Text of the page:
From breakfast cereal… to nuts… to fast food, here is my healthiest list!
The healthiest cereal is going to be a fiber-heavy, fortified cereal made with whole grains. Whole grain cereal has the grain kernel completely intact rather than removing the germ and bran in processing, which casts aside many important vitamins, minerals, fiber and phytonutrients, which prevent cell damage.
My Choice: Bob’s Red Mill Old Country Style Muesli
A traditional, European-inspired muesli cereal made from a blend of whole grain wheat, rolled oats, raisins, almonds, and walnuts.
According to the Centers for Disease Control, only one in 10 adults consume the recommended daily vegetable intake. Dark leafy greens have vitamin K, they are rich in calcium and a host of different antioxidants.
My Choice: Spinach
One cup (30 grams) of raw spinach provides 16% of the Daily Value (DV) for vitamin A, plus 120% of the DV for vitamin K, all for just seven calories. Spinach also boasts antioxidants, which may help reduce your risk of disease. One study found that dark leafy greens like spinach are high in beta carotene and lutein, two antioxidants that are associated with a decreased risk of cancer. Another study suggested that spinach may benefit heart health by helping reduce blood pressure. Spinach is high in iron, potassium, magnesium, and carotenoids (like vitamin A), as well as vitamins K, C, E and B. All that to say, it’s full of vitamins and minerals essential to blood clotting, bone metabolism and a healthy immune system, and antioxidants for anti-aging and anti-inflammation.
Healthiest Fast Food
This may seem counterintuitive, but this “fast-food” option is quite healthy!
My Choice: Chick-fil-A Grilled Nuggets with Kale Crunch Side
The combination of the kale crunch side salad, with grilled nuggets, is one of the healthiest fast-food combinations. It’s low in calories and high in protein, which is going to keep you fuller longer. It’s also packed with vitamins and minerals like vitamin K, calcium, and potassium. Furthermore, it is only 560 milligrams of sodium, making it a good option for those with high blood pressure.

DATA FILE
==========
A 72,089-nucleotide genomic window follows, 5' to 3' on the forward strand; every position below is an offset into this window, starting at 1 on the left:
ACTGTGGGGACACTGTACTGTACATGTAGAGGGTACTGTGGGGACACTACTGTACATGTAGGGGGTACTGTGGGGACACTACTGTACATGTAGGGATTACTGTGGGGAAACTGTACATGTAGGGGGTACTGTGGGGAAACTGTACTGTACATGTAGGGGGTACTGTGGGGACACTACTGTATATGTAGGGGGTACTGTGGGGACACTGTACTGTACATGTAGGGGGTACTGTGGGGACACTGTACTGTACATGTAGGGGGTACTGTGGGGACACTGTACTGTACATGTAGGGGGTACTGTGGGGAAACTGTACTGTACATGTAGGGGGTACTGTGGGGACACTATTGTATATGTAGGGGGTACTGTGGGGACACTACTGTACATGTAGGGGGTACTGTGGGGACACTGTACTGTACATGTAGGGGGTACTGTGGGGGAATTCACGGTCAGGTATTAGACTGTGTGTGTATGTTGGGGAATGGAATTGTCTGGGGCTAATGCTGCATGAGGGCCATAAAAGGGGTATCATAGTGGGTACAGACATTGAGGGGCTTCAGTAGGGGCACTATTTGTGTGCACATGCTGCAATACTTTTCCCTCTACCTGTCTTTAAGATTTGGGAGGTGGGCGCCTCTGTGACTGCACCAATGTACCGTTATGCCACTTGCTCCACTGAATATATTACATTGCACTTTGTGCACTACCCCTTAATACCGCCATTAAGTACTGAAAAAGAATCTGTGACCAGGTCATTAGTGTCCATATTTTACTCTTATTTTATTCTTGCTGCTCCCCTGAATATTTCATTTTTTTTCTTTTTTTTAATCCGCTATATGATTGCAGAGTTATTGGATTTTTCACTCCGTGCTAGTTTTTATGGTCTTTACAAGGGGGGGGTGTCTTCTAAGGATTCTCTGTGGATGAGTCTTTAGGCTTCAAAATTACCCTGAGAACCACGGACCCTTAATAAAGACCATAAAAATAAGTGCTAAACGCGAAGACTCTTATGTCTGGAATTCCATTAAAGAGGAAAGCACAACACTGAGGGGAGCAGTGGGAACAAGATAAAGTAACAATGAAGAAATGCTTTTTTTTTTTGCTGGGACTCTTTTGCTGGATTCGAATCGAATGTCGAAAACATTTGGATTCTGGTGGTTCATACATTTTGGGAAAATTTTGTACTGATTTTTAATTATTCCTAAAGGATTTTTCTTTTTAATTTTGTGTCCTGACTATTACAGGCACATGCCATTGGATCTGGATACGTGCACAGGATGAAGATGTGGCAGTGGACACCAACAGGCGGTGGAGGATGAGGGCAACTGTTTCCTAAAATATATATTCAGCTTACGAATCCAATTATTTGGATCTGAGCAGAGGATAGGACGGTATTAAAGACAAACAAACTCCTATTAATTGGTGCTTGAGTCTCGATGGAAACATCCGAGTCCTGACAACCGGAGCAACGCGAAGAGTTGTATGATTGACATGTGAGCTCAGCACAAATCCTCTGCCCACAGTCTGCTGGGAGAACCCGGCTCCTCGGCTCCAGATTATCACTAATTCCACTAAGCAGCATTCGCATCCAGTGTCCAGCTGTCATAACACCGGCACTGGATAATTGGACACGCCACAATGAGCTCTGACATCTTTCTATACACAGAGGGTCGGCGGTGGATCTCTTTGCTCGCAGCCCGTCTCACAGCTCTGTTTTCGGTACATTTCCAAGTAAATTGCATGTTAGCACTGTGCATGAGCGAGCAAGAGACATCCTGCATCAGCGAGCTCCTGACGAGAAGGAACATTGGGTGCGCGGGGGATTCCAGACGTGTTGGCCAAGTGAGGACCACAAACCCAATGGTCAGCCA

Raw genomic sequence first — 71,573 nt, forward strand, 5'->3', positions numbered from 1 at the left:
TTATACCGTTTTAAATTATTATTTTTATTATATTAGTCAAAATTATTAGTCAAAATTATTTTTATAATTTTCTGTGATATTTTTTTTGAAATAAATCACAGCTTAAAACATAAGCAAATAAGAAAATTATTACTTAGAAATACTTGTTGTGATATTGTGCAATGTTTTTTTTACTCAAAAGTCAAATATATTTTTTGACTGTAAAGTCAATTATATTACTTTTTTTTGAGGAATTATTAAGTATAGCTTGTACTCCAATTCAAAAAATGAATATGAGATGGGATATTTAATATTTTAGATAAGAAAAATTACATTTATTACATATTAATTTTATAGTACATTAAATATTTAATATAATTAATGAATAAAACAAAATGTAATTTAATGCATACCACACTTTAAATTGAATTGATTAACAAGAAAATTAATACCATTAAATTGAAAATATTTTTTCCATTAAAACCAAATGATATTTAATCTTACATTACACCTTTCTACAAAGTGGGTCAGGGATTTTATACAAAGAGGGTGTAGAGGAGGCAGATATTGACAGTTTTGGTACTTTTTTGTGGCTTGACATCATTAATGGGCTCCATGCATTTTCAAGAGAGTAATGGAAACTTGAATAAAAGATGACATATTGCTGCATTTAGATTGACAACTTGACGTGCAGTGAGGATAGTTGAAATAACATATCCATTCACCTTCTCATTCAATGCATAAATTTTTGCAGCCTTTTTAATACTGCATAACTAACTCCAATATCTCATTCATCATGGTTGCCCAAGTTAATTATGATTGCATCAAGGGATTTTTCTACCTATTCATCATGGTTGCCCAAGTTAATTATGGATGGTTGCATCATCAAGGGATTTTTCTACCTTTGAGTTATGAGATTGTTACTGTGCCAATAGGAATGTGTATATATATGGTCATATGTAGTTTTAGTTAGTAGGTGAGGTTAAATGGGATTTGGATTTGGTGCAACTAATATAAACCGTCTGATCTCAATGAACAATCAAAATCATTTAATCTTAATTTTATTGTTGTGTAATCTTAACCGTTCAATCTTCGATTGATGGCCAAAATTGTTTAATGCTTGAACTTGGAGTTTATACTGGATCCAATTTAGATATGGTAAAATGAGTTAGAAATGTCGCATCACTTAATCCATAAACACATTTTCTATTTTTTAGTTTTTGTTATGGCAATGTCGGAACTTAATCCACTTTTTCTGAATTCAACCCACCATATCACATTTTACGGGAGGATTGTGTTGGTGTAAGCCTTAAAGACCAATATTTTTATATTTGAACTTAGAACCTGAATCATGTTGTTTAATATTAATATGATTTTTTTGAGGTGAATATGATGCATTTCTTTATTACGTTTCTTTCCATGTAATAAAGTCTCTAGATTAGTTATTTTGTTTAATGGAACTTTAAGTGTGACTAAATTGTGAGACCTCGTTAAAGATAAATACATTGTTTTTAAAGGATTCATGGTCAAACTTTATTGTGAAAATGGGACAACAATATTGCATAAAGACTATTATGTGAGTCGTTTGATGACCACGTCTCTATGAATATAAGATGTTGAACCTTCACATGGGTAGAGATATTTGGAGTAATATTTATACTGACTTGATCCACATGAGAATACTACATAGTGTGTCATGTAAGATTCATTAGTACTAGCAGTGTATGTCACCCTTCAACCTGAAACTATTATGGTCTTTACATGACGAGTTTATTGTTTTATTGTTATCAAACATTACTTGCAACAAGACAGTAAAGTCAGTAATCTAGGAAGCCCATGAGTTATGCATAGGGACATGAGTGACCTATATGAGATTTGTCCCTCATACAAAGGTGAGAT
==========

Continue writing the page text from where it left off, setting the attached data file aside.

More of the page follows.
My Choice: Walnuts
Walnuts are a great source of omega-3s, and they help increase HDL levels. HDL stands for high-density lipoprotein, sometimes referred to as “good cholesterol.” HDL cholesterol absorbs cholesterol in the blood and brings it to the liver to flush out of the body. High levels of HDL are associated with a lower risk of heart disease and stroke.
Studies suggest walnuts also improve memory, learning, motor coordination, anxiety, and locomotor activity.
My Choice: Wild Blueberries
Wild blueberries are different from regular blueberries.
Wild blueberries have twice the antioxidant capacity per serving in comparison to regular blueberries and other berries, such as raspberries and strawberries.
Wild blueberries are rich in phytochemicals called polyphenols, which are powerful antioxidants. There are many different types of polyphenols in wild blueberries, including anthocyanins, proanthocyanidins, chlorogenic acids, and flavonols. Antioxidants offer a wide range of health benefits, including reducing age-associated oxidative stress and inflammation.
Wild blueberries also contain twice the amount of fiber compared to regular blueberries—about 6.2 grams of fiber per cup, which is 25% of the daily recommended value for fiber. Wild blueberries contain 30% less sugar than regular blueberries and are a low glycemic food.
Wild blueberries contain 8x more manganese compared to regular blueberries. One serving of wild blueberries (1 cup) provides 4 mg or 200% of the daily recommended value for manganese. Manganese is an important trace mineral that has antioxidant properties. Research has shown that manganese may improve bone health, reduce inflammation, help regulate blood sugar, and plays a role in nutrient metabolism.
*Dr. Peters is the founder of “The Fitness Doctor” (www.thefitnessdoctors.com). He has a Ph.D. in Physiology from Kent State University and is a certified member of the American College of Sports Medicine. Dr. Peters was born and raised in the Cleveland area and is a graduate of St. Ignatius High School and John Carroll University. He can be reached at fr**@th***************.com.